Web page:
The cooperative model began to break down in the 1960s, as Congress attached ever more specific and intrusive conditions to federal aid. The Highway Beautification Act of 1965, for example, told states to follow federal rules for regulating billboards or lose 10 percent of their highway funding. By the 1970s, such conditional grants, combined with unfunded mandates—marching orders that the federal government issues but doesn't pay for—created the model that persists to this day: coercive federalism.
In this context, "coercive" is "a descriptive, not a normative, term," explains John Kincaid, who directs the Meyner Center for the Study of State and Local Government at Lafayette College. It's troubling enough that in the academy, "coercion" has become a neutral label for what the federal government does every day. Far more troubling, however, is that the constitutionality of coercive federalism rests upon a legal fiction: that federal programs don't infringe on state sovereignty because they are voluntary. States are always free to liberate themselves from federal mandates, the theory goes, simply by rejecting the grants to which the mandates are attached.
That argument is unpersuasive. States and cities don't embrace federal programs out of enthusiasm; they do so out of fiscal necessity, trying to regain some fraction of the tax revenue that their citizens send to Washington every April. The most dependent state is Mississippi, where federal aid constitutes 49 percent of all state revenues; even in the least dependent, Alaska, it's nearly a quarter of all revenues. In the aggregate, states depend on federal funding for 35.5 percent of their income. Any governor who turns down a federal grant is effectively asking his state's taxpayers to subsidize the other states—not a formula for political success. Federal aid, Cato Institute scholar Neal McCluskey writes, is "the mighty tool that Washington uses to make states do its unconstitutional bidding—taking tax dollars from state citizens whether they like it or not, and forcing states to follow federal rules to ‘voluntarily' get some of the money back."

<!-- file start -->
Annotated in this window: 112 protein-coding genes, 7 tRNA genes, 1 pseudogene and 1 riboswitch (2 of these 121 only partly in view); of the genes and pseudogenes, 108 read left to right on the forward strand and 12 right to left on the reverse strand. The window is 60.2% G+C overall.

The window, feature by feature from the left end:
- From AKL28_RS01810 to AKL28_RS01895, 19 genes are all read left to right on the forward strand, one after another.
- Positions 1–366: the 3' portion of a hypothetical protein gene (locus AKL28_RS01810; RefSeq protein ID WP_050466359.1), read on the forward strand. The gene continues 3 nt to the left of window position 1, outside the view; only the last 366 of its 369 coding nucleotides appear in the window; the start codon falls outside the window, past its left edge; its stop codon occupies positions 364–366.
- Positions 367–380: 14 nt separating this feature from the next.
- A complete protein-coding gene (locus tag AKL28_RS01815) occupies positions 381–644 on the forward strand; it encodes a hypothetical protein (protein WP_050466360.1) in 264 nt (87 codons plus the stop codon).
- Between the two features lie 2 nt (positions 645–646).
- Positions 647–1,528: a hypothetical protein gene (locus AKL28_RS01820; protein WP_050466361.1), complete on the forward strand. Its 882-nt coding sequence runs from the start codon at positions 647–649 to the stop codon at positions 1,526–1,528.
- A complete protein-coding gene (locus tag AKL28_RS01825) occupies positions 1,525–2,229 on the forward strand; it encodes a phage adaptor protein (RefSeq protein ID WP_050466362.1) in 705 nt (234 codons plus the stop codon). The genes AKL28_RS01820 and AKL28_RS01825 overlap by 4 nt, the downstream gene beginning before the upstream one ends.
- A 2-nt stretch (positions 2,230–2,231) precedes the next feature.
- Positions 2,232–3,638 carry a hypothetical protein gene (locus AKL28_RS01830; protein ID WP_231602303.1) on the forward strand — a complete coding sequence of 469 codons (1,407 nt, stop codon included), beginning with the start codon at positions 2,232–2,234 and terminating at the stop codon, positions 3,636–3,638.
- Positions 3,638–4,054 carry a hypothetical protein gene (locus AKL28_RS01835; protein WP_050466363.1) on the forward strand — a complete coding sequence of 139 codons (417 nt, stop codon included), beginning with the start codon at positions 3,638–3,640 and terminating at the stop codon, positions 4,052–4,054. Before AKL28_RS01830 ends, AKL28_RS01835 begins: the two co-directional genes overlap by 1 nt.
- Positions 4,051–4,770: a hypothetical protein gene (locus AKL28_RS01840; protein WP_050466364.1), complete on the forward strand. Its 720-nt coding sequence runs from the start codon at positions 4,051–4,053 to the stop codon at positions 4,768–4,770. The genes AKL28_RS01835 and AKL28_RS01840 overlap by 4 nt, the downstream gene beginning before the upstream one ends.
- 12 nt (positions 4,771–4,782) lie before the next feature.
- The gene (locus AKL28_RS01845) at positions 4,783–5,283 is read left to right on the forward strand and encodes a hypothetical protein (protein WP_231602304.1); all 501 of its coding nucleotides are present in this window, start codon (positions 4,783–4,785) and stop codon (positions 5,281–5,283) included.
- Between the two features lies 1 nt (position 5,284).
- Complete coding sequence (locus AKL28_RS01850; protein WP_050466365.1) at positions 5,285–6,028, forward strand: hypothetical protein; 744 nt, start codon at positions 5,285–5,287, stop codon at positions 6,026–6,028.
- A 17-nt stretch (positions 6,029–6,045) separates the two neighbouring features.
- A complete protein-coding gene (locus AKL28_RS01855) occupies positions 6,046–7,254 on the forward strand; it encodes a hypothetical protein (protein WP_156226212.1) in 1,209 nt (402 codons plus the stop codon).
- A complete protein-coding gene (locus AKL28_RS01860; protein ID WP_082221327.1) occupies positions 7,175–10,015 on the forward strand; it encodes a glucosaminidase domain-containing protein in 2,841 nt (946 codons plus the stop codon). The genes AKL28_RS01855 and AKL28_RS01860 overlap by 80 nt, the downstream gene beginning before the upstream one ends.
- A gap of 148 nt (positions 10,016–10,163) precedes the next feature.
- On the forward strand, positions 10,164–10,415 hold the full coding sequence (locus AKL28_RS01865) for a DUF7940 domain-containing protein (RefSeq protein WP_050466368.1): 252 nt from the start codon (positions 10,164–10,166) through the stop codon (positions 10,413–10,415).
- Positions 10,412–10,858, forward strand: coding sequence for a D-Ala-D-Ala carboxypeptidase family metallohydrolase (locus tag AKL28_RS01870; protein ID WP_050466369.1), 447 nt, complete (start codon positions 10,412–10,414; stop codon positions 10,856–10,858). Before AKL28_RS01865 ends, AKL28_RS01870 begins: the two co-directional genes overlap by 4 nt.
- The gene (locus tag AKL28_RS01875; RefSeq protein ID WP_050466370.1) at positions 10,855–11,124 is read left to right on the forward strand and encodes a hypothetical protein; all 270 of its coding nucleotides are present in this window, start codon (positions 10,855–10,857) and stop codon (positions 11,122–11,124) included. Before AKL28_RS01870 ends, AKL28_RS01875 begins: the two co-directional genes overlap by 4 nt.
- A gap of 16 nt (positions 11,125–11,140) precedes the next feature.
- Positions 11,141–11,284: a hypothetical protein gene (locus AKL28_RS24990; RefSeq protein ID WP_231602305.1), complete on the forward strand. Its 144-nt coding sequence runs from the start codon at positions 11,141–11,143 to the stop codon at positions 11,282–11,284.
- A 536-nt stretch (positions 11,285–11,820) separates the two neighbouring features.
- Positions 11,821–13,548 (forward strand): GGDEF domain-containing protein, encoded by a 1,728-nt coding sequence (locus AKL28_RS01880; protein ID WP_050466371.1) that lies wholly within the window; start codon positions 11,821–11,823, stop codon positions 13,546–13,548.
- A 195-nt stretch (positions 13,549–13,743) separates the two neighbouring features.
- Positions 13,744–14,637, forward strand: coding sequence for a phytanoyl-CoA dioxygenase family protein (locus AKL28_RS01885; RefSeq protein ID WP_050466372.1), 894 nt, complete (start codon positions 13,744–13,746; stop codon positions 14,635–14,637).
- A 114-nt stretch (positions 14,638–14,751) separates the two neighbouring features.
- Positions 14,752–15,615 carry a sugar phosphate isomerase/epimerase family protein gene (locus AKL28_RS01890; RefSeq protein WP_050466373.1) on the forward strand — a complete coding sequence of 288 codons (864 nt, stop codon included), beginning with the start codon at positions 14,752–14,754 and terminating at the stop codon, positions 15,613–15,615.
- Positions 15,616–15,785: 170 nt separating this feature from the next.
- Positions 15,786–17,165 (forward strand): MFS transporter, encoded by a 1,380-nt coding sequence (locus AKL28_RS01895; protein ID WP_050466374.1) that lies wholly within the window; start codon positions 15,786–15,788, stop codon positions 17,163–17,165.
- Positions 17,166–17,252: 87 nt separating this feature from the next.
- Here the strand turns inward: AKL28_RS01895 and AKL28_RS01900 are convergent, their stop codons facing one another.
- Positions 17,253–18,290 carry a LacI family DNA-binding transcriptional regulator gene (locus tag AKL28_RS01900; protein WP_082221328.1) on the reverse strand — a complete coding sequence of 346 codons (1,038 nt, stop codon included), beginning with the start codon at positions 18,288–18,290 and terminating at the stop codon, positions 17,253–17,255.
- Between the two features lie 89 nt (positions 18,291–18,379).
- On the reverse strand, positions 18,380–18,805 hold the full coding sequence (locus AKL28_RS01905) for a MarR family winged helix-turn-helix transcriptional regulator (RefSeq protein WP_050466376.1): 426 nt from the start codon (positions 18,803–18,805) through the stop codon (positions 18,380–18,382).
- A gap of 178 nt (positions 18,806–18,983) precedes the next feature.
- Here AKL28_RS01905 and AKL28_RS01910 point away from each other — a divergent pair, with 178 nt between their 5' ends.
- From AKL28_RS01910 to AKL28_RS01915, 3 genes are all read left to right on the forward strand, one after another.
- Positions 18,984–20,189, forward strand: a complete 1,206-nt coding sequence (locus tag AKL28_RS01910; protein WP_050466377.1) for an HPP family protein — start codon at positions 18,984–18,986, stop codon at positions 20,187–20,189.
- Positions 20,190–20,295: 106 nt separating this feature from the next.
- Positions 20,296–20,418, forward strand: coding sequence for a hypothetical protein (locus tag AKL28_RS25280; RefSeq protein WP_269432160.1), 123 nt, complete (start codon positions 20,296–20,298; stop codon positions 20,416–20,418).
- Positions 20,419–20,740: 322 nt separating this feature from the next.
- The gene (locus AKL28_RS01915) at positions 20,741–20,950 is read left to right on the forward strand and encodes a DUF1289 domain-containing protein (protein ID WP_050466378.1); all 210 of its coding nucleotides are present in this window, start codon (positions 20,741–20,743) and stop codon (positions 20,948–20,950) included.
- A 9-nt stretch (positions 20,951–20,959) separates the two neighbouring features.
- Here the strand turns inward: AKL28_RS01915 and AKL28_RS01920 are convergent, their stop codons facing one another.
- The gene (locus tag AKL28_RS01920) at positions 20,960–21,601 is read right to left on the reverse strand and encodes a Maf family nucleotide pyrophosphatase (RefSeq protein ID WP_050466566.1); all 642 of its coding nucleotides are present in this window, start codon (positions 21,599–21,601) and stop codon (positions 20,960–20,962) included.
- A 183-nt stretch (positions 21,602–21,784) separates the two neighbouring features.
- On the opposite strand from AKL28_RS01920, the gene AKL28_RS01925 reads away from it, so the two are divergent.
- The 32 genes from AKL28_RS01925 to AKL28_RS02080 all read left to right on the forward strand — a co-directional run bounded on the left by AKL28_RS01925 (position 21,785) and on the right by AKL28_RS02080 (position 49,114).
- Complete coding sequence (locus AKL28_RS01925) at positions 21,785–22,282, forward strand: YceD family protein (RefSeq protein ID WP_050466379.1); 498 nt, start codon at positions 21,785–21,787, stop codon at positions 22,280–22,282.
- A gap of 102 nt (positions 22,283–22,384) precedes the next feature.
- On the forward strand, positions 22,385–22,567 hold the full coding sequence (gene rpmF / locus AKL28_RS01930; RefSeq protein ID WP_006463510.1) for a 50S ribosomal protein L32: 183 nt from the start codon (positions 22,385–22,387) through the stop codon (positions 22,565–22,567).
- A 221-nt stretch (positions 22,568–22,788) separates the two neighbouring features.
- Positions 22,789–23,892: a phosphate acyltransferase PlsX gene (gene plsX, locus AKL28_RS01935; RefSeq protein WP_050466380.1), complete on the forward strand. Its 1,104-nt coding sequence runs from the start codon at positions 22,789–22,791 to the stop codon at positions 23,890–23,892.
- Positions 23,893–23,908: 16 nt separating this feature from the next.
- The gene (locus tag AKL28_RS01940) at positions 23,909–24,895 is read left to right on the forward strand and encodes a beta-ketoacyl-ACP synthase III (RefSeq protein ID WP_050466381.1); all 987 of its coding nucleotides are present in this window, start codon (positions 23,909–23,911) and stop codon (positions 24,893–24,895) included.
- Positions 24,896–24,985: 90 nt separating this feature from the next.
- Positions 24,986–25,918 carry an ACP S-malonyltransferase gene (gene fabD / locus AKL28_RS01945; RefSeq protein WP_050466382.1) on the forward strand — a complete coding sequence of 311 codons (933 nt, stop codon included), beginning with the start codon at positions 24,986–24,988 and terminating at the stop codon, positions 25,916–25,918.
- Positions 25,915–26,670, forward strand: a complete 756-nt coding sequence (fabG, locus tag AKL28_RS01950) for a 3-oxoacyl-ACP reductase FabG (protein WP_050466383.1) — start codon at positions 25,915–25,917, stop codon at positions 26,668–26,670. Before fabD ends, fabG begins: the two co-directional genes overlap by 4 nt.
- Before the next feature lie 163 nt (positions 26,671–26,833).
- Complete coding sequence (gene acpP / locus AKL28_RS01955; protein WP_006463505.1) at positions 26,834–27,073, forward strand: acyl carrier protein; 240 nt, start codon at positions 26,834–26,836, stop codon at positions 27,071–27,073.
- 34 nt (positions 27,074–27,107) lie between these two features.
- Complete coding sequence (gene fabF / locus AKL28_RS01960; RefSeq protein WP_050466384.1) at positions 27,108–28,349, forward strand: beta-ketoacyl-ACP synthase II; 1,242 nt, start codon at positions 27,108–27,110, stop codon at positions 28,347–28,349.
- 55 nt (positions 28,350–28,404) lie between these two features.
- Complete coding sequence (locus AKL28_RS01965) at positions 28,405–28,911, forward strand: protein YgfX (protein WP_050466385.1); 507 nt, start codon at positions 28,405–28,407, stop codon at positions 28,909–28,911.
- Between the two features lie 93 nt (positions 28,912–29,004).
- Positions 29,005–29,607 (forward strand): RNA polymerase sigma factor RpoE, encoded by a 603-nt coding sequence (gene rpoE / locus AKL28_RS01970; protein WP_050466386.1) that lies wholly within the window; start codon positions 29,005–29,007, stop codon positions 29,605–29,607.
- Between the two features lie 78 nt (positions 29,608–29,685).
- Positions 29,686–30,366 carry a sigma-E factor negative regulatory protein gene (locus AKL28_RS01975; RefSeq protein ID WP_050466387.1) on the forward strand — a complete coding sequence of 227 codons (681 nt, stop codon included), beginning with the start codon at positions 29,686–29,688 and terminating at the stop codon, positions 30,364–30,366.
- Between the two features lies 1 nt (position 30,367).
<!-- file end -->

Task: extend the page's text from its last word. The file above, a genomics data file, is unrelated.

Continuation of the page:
Further, federal aid crowds out other spending at the state and local levels, be it for "education or pothole repair," says Kincaid. "Maintenance of effort" rules require that federal grants can't be used to free up state and local dollars for other purposes. If a state accepts a federal education grant, for example, it can't use the funds to reduce its own education spending. The result is that state spending effectively tracks federal priorities, which, increasingly, means health and welfare entitlements. Already, state spending on Medicaid has surpassed education spending—a trend that will continue, as entitlement programs are projected to eat up 75 percent of all federal grant funds by 2020.